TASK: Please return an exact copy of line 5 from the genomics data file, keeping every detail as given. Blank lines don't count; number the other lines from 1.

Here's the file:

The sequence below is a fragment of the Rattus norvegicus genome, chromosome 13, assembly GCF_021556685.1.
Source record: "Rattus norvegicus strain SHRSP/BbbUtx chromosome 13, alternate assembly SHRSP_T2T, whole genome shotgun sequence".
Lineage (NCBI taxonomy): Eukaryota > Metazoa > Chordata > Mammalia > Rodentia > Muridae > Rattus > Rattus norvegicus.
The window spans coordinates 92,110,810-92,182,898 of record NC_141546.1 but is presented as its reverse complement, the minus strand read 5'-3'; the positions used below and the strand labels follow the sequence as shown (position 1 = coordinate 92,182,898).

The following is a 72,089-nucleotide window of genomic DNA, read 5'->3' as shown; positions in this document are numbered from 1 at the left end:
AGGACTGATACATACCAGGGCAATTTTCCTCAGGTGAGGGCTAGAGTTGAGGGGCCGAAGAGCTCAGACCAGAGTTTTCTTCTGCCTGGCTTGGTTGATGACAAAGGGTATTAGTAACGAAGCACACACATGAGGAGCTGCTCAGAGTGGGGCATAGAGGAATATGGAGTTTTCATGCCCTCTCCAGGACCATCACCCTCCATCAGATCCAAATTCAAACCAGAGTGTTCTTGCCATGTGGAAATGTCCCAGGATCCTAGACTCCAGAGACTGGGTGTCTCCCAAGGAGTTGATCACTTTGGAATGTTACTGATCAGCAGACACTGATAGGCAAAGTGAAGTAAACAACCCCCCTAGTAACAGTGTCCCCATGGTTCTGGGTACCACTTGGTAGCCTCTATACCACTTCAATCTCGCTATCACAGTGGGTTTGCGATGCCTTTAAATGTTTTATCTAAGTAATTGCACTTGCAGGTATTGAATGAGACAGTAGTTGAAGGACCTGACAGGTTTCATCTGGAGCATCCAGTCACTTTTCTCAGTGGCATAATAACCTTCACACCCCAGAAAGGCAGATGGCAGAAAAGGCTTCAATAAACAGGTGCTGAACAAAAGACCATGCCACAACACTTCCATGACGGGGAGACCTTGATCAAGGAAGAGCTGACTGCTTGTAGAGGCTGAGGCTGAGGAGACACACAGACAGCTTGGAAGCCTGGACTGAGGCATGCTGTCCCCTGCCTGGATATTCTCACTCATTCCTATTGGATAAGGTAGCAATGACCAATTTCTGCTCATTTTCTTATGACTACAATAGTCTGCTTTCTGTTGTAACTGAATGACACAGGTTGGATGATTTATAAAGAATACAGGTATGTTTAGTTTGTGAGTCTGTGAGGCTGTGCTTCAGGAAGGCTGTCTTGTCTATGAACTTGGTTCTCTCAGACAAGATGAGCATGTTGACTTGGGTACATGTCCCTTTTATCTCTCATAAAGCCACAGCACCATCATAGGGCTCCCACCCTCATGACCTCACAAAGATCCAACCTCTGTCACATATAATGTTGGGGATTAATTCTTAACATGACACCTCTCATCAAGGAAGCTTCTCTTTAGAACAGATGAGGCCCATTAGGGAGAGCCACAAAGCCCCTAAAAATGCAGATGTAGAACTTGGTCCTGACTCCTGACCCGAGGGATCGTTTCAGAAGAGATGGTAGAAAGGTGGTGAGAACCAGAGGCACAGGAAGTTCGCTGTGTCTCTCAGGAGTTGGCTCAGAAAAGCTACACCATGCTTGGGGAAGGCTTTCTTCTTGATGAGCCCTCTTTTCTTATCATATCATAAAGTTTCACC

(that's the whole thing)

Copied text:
The following is a 72,089-nucleotide window of genomic DNA, read 5'->3' as shown; positions in this document are numbered from 1 at the left end: